Two chiral catalysts working hand in hand

Just as our left hand is not superposable to our right hand, the mirror image of certain molecules cannot be overlapped onto it, even when turned or twisted. These two mirror images are referred to by chemists as enantiomers ...

Gimme six! Researchers discover aye-aye's extra finger

The world's weirdest little primate has gotten even weirder, thanks to the discovery of a tiny extra digit. A study led by researchers from North Carolina State University has found that aye-ayes possess small "pseudothumbs"—complete ...

Molecular nanocarbons with mechanical bonds

Carbon materials with nano-scale periodicity such as graphene and carbon nanotubes, called "nanocarbons," are expected to become light, highly functional next-generation materials. There have been demands for precise synthesis ...

Northern France was already inhabited more than 650,000 years ago

The first evidence of human occupation in northern France has been put back by 150,000 years, thanks to the findings of a team of scientists from the CNRS and the Musée National d'Histoire Naturelle at the emblematic site ...

An astonishing parabola trick

Prospective digital data storage devices predominantly rely on novel fundamental magnetic phenomena. The better we understand these phenomena, the better and more energy efficient the memory chips and hard drives we can build. ...

Team programs a humanoid robot to communicate in sign language

For a robot to be able to "learn" sign language, it is necessary to combine different areas of engineering such as artificial intelligence, neural networks and artificial vision, as well as underactuated robotic hands. "One ...

page 1 from 23

Hand

A hand (med./lat.: manus, pl. manūs) is a prehensile, multi-fingered extremity located at the end of an arm or forelimb of primates such as humans, chimpanzees, monkeys, and lemurs. A few other vertebrates such as the koala (which has two opposable thumbs on each "hand" and fingerprints remarkably similar to human fingerprints) are often described as having either "hands" or "paws" on their front limbs.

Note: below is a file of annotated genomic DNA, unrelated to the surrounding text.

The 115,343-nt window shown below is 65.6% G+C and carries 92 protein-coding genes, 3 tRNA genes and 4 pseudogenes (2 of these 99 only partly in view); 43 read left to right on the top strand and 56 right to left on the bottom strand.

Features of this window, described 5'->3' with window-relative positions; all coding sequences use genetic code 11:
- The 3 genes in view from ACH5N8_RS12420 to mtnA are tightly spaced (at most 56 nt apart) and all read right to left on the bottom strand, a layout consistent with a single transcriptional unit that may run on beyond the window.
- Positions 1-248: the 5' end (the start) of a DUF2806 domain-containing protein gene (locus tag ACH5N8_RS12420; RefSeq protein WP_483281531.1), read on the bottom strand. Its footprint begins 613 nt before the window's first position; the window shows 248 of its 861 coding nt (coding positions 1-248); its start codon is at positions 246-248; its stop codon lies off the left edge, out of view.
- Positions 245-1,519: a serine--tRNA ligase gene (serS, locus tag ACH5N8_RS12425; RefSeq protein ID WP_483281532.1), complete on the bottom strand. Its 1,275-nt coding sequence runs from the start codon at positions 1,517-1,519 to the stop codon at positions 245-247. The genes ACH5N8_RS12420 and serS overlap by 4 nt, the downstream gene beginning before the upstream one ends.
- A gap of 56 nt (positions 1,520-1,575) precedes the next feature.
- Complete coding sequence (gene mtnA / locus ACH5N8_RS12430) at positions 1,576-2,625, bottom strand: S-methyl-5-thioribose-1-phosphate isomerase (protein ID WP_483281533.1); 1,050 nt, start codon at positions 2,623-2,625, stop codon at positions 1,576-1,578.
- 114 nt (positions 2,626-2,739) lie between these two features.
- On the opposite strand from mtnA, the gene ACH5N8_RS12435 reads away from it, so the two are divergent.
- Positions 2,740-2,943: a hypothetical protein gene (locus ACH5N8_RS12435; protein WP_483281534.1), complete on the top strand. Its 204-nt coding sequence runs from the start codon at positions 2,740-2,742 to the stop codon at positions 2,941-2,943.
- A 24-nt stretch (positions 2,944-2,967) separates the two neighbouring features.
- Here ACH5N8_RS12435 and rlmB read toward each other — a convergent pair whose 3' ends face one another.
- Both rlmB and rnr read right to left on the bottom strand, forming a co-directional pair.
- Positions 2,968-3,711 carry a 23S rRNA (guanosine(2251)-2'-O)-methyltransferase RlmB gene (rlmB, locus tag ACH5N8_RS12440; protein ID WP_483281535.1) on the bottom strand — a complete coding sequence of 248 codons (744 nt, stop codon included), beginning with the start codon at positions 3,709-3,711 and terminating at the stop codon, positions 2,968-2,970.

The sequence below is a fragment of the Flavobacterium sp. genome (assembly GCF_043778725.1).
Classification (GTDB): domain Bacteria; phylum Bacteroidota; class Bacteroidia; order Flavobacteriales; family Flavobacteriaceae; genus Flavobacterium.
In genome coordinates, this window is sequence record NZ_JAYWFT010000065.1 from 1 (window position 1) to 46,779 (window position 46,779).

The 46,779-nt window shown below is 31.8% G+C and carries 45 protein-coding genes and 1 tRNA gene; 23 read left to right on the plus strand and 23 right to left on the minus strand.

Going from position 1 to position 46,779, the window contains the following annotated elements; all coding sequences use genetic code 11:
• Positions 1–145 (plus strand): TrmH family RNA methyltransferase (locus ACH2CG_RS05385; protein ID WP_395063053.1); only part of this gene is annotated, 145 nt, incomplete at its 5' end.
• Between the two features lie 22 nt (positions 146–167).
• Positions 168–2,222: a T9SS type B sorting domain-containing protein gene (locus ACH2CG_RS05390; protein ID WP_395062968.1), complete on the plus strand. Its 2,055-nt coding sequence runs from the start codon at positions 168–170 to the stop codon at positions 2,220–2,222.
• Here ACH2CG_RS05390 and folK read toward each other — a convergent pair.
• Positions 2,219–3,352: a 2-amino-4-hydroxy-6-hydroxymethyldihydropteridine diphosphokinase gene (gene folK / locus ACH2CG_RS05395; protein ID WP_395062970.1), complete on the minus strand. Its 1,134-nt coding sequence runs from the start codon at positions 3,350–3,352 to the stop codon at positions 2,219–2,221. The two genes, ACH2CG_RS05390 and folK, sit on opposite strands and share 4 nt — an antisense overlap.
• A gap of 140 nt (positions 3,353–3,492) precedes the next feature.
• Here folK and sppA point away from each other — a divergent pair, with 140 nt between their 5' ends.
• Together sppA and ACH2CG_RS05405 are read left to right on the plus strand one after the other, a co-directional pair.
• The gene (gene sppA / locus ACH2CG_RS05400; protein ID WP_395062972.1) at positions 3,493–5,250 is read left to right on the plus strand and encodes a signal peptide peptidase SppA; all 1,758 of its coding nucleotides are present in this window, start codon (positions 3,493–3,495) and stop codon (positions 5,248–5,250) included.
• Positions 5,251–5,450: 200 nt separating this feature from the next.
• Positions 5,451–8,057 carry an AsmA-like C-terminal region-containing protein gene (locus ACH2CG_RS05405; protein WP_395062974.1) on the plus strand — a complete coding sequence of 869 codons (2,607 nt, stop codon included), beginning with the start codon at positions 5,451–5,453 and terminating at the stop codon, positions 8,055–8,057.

Hands are the chief organs for physically manipulating the environment, used for both gross motor skills (such as grasping a large object) and fine motor skills (such as picking up a small pebble). The fingertips contain some of the densest areas of nerve endings on the body, are the richest source of tactile feedback, and have the greatest positioning capability of the body; thus the sense of touch is intimately associated with hands. Like other paired organs (eyes, feet, legs), each hand is dominantly controlled by the opposing brain hemisphere, so that handedness, or the preferred hand choice for single-handed activities such as writing with a pen, reflects individual brain functioning.

Some evolutionary anatomists use the term hand to refer to the appendage of digits on the forelimb more generally — for example, in the context of whether the three digits of the bird hand involved the same homologous loss of two digits as in the dinosaur hand.

The hand has 27 bones, 14 of which are the phalanges (proximal, medial, and distal) of the fingers. The metacarpal is the bone that connects the fingers and the wrist. Each human hand has 5 metacarpals.

This text uses material from Wikipedia, licensed under CC BY-SA